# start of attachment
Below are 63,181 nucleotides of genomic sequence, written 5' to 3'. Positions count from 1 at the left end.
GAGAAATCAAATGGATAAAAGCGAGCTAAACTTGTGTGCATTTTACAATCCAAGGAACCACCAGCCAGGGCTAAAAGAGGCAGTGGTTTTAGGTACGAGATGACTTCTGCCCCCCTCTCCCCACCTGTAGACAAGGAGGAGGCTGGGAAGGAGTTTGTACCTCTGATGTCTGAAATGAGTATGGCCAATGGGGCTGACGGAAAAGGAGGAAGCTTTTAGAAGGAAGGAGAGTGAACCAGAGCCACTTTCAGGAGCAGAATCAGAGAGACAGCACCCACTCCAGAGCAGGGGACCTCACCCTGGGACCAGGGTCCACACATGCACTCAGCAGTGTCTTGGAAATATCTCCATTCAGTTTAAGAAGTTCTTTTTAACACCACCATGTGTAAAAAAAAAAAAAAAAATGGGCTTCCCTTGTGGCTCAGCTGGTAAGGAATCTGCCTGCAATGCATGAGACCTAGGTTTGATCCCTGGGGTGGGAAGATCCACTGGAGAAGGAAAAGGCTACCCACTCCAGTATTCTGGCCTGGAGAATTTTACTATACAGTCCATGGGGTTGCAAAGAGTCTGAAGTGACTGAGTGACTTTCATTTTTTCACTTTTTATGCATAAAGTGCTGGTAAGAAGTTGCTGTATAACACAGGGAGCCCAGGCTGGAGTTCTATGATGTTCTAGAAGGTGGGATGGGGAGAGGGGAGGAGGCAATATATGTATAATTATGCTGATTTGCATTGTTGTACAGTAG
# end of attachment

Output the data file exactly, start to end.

Below are 63,181 nucleotides of genomic sequence, written 5' to 3'. Positions count from 1 at the left end.
GAGAAATCAAATGGATAAAAGCGAGCTAAACTTGTGTGCATTTTACAATCCAAGGAACCACCAGCCAGGGCTAAAAGAGGCAGTGGTTTTAGGTACGAGATGACTTCTGCCCCCCTCTCCCCACCTGTAGACAAGGAGGAGGCTGGGAAGGAGTTTGTACCTCTGATGTCTGAAATGAGTATGGCCAATGGGGCTGACGGAAAAGGAGGAAGCTTTTAGAAGGAAGGAGAGTGAACCAGAGCCACTTTCAGGAGCAGAATCAGAGAGACAGCACCCACTCCAGAGCAGGGGACCTCACCCTGGGACCAGGGTCCACACATGCACTCAGCAGTGTCTTGGAAATATCTCCATTCAGTTTAAGAAGTTCTTTTTAACACCACCATGTGTAAAAAAAAAAAAAAAAATGGGCTTCCCTTGTGGCTCAGCTGGTAAGGAATCTGCCTGCAATGCATGAGACCTAGGTTTGATCCCTGGGGTGGGAAGATCCACTGGAGAAGGAAAAGGCTACCCACTCCAGTATTCTGGCCTGGAGAATTTTACTATACAGTCCATGGGGTTGCAAAGAGTCTGAAGTGACTGAGTGACTTTCATTTTTTCACTTTTTATGCATAAAGTGCTGGTAAGAAGTTGCTGTATAACACAGGGAGCCCAGGCTGGAGTTCTATGATGTTCTAGAAGGTGGGATGGGGAGAGGGGAGGAGGCAATATATGTATAATTATGCTGATTTGCATTGTTGTACAGTAG